Friday, September 23, 2005

Welcome to Gifted Exchange! We are still tweaking the site, so please check back often.

Today’s post: Remember middle school? For many gifted kids, it’s a time for talent searches, MathCounts and other great things, but a new study from Cheri Pierson Yecke, “Mayhem in the Middle” says American schools are not taking these critical years as seriously as we could. In the past few decades, she writes, a new philosophy has seized education thought leaders, one called “middle schoolism.” This philosophy holds that the early teen years are best devoted to socialization, learning to get along with other people, and learning one’s place in the world – not academics.

Anyone who’s lived through middle school knows that the young teen brain is developing on all those social fronts. But Yecke points out that it’s still developing on the academic front, too, and this country pays a terrible price for not demanding rigorous work from middle school students. While American 4th graders do as well as the rest of the world on TIMSS scores, American 8th graders lag behind. Are middle schools to blame? Maybe we need a bit less mayhem, and a bit more mindfulness.



carruthll said...

This is really timely for me - the topic of middle school. My ten year old, was accelerated from 5th to 7th grade this year in a public school ( also accelerated 3rd to 4th) . He lasted about two weeks, not because of the academic pace or feeling out of place socially but due to the lack of academic challenge. In meeting with the teachers/principal, indeed the focus was entirely on the social adjustments due to his age and generally, the "big" change from elementary school. I tried to explain that his frustrations were a result of the lack of interesting work- it seemed to be a rerun of 4th and 5th grade curriculum. To no avail, they were totally unwilling to adjust the academics, saying that the emphasis in middle school must be on ensuring proper socialization. So we are now homeschooling. Is the Yecke study publicly available?


Laura Vanderkam said...

Hi Lynne, yes it is available, here is the link:

There is a certain element of middle school that comes across as containing children at the most "awkward" moment of their lives, I guess so they're not allowed out in public with everyone else (!). But I think there is a small counter-trend the other way, toward making schools K-8 so parents and children are more invested than they are in a 2-3 year school. This would be helpful for younger gifted children (a 4th grader could work with 8th graders without changing schools).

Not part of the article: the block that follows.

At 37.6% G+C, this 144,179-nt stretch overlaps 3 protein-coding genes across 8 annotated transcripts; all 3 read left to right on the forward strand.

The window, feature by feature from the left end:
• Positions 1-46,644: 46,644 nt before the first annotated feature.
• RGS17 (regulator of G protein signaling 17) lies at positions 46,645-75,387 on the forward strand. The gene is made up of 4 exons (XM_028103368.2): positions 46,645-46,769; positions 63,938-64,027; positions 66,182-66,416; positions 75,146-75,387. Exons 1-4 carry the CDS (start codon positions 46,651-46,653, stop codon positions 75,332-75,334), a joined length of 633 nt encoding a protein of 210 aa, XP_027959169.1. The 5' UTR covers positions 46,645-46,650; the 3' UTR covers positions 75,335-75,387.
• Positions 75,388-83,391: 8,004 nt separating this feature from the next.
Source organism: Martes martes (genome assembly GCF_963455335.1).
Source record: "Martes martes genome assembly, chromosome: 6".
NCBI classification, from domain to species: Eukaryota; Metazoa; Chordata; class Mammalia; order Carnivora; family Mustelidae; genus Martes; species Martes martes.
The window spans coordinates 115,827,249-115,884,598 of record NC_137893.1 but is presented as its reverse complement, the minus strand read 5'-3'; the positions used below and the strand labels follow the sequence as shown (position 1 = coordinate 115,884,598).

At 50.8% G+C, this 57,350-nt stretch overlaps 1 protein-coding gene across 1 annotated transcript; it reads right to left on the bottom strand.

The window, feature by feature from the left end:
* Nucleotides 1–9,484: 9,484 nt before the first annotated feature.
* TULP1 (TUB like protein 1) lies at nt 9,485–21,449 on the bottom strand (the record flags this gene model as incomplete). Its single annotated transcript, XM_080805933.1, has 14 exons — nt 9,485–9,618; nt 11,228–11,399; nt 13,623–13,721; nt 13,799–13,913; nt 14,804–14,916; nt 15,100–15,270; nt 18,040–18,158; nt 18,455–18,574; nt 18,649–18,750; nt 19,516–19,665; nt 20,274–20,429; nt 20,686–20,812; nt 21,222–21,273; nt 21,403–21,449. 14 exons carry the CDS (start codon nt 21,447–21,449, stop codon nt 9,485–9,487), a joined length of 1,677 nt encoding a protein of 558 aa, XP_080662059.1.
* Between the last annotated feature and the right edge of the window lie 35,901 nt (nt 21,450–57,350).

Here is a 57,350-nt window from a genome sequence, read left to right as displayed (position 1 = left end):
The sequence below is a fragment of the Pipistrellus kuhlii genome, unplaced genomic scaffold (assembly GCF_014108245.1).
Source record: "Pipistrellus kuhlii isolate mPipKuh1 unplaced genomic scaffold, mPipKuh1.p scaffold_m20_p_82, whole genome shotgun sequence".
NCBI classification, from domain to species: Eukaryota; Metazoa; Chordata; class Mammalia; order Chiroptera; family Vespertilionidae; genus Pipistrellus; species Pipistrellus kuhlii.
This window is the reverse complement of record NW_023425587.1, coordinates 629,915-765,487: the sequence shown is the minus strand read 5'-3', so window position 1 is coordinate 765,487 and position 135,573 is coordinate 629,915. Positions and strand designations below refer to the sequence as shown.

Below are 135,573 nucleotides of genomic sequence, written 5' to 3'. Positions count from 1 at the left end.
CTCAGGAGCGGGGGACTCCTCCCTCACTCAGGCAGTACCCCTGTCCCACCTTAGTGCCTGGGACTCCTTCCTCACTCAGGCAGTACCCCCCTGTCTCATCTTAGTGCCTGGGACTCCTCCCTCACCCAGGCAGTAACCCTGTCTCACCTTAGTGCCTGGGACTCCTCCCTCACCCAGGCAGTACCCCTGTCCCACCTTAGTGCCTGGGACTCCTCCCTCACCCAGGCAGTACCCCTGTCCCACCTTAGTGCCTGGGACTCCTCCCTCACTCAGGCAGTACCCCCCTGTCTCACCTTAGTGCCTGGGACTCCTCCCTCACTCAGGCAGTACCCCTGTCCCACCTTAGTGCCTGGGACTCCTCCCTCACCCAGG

I went to a middle school that was not only in the throes of "middle schoolism," it was also an "open concept" school- no walls. You would hear the film strip the social studies teacher was showing seven times a day as you moved around the open concept space. No wonder nothing got done.

Nicole said...

I just read the book, "Queen Bees and Wannabes" by Rosalind Wiseman because my daughter was starting 7th grade this year and I wanted to be prepared.
What a waste of time! Though the book was interesting, Ms. Wiseman offered a very narrow focus of the social life of preteens and teens. My final conclusion was that she must have been a "wannabe" herself.
I completely agree with you that way too much emphasis is put on the social aspect of middle school. I can't remember how many times a middle school teacher has told me that they aren't trying to teach the students anything- they just want to help them "get through" these years. How sad! And the extent of the gifted program is AP classes. My daughter was labeled "gifted" in 4th grade but due to frequent moves (we're military) she never had the chance to benefit from a true gifted program. I don't want her to be classified as a Queen Bee or Wannabe! I want her to learn!

Joel McIntosh said...

It's great to see another blog about educating and parenting of gifted children. I've been running the "Gifted Education Blog" for about six months, and Carol Fertig has been running the "Gifted Child Information Blog" for about as long. I'll make sure and link to your blog from mine. You've really done a nice job.

Also, I agree with you that gifted education in the middle years is important. For a long time, this topic has been neglected, and I think there is a growing concern about this issue. The National Association for Gifted Children and the National Middle School Association just released a joint position statement about educating gifted kids in middle school. Also, Dr. Susan Rakow's new book, Educating Gifted Students in Middle School, offers a really solid, practical look at what we should be doing to build better educational opportunities for gifted children in the middle grades. I think the fact that both of these publications were released this year is a good indication that folks are starting to really think about what we are doing with gifted kids in middle school and how we can do better.

Laura Vanderkam said...

Joel- Thanks for linking to us! I will check out those studies, and your blog- Laura

Connie B. said...

My 14 year old is a freshman in high school. After attending THINK Institute last summer, she realized what she's capable of intellectually; and now is on fire to learn. I've concluded that her three middle school years were academically a waste for her, although yes they definitely allowed her to grow and develop in terms of maturity. It's tough-because until she went to THINK, neither she nor I realized what she was capable of. Here's hoping high school will be more receptive to keeping her challenged and more open to accelerated differentiation!